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Fix a field $k$. For a singular variety $X$, I understand that the Grothendieck group $K^0(X)$ of vector bundles on $X$ is not necessarily isomorphic to the Grothendieck group $K_0(X)$ of coherent sheaves on $X$.

I am curious to learn what is known about these two groups in one family of examples: $\mathbb P^n_{D}$, where $D$ is the dual numbers $D=k[\epsilon]/(\epsilon^2)$.

References would be especially appreciated, as I know very little about K-theory.

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2 Answers

up vote 7 down vote accepted

If $X$ is a noetherian separated scheme and $X_{red}$ its reduction , we have $K_0(X)=K_o(X_{red})$: in other words $K_o$ doesn't see nilpotents .
Much more generally and profoundly, Quillen has proved that for all his $K$-theory groups, $K_i(X)=K_i(X_{red})$.
In your particular case you thus have (in the following $T$ is an indeterminate) $$K_0(\mathbb P^n_D)=K_0(\mathbb P^n_k)=\mathbb Z[T]/(T^{n+1})$$

As for $K^0$, a special case of a theorem of Berthelot (SGA 6, Exposé VI, Théorème 1.1, page 365) states that, for any commutative ring $A$, we have $K^0(\mathbb P^n_A)=K^o(A)[T]/(T^{n+1})$.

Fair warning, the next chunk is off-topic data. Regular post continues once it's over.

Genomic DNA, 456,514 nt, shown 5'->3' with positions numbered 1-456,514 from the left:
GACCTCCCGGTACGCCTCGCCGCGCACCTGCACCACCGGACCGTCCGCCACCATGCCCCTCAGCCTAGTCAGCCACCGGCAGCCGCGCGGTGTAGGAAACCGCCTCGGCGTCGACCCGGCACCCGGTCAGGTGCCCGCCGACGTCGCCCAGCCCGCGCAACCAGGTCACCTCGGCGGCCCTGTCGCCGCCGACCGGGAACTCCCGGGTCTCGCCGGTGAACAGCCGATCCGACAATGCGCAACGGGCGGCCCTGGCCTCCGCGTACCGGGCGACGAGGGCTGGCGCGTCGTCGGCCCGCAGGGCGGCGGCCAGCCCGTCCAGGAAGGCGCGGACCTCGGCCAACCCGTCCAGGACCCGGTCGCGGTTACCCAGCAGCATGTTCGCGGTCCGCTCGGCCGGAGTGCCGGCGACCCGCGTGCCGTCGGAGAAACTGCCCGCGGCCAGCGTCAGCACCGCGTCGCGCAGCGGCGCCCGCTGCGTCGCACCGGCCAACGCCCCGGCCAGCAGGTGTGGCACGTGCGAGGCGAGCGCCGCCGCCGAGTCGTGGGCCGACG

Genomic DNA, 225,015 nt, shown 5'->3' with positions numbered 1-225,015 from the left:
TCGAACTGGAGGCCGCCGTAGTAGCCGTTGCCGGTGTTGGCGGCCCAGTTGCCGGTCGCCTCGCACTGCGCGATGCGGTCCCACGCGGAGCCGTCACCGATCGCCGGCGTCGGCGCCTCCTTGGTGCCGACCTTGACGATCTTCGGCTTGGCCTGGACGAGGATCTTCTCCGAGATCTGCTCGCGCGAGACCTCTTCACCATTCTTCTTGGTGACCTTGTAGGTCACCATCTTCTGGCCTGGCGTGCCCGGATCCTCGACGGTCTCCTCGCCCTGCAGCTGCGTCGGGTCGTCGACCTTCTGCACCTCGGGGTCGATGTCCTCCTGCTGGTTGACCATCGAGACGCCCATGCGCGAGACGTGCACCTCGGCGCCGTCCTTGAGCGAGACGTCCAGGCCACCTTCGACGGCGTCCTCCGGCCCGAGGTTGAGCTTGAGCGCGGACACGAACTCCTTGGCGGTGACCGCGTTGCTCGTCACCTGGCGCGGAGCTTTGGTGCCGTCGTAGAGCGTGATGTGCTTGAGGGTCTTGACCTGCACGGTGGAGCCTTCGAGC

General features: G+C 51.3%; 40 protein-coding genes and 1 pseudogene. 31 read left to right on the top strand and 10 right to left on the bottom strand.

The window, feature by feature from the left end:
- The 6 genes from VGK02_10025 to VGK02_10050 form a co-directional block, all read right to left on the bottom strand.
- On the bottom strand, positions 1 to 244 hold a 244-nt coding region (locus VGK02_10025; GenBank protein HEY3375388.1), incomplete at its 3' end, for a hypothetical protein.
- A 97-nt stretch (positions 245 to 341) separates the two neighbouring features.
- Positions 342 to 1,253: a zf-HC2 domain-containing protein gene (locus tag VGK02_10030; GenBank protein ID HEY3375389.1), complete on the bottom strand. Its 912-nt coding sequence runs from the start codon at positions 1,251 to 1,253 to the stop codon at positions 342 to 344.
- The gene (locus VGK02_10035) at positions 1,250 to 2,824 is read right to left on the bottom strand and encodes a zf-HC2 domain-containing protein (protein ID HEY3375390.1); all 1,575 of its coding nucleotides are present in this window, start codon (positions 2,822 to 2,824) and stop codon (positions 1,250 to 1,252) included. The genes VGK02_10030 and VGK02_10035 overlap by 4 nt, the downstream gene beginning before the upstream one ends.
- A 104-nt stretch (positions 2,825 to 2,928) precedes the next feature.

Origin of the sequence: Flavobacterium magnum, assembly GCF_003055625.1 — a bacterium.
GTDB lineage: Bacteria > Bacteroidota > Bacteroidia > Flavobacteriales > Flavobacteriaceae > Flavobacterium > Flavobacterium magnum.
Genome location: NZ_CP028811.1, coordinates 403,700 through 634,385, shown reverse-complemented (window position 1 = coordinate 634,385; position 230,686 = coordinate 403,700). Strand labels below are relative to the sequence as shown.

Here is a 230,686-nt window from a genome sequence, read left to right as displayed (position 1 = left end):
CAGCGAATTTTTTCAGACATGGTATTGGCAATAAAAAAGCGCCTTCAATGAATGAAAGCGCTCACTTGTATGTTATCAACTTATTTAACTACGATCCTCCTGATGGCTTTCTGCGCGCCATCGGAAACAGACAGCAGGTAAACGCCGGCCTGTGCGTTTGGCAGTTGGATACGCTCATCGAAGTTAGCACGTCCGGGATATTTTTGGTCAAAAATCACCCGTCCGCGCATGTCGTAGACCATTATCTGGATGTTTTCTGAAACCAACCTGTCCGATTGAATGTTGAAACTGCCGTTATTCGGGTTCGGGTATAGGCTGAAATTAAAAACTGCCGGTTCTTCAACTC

If $A=D=k[\epsilon]$, we have $K^0(D)=\mathbb Z$, since projective modules over local rings (like $D$) are free.
So here too $$K^0(\mathbb P^n_D)=\mathbb Z[T]/(T^{n+1})$$

Bibliography
Srinivas has written this nice book on $K$-theory.

And as an homage to the recently sadly departed Daniel Quillen, let me refer to his groundbreaking paper
"Higher algebraic $K$-theory I", published in Springer's Lecture Notes LNM 341.

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Thank you for the thoughtful answer and the helpful references. –  Daniel Erman Oct 4 '11 at 17:07
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The identity map from $k$ to itself factors through $D$. Thus, if $K$ represents either $K^0$ or $K_0$, $K(\mathbb P^n_{k})$ is a direct summand of $K(\mathbb P^n_{D})$.

For $M$ a coherent $\mathbb P^n_{D}$-module, we have an exact sequence

$$0\rightarrow \epsilon M \rightarrow M \rightarrow M/\epsilon M\rightarrow 0$$

The classes of the modules on the left and right, and therefore the class of the module in the middle, all come from the $K_0(\mathbb P^n_{k})$ direct summand. This shows that $K_0(\mathbb P^n_{D})=K_0(\mathbb P^n_{k})$.

For $K^0$, you can apply Nakayama's Lemma.

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Thank you for this excellent answer. –  Daniel Erman Oct 4 '11 at 17:07
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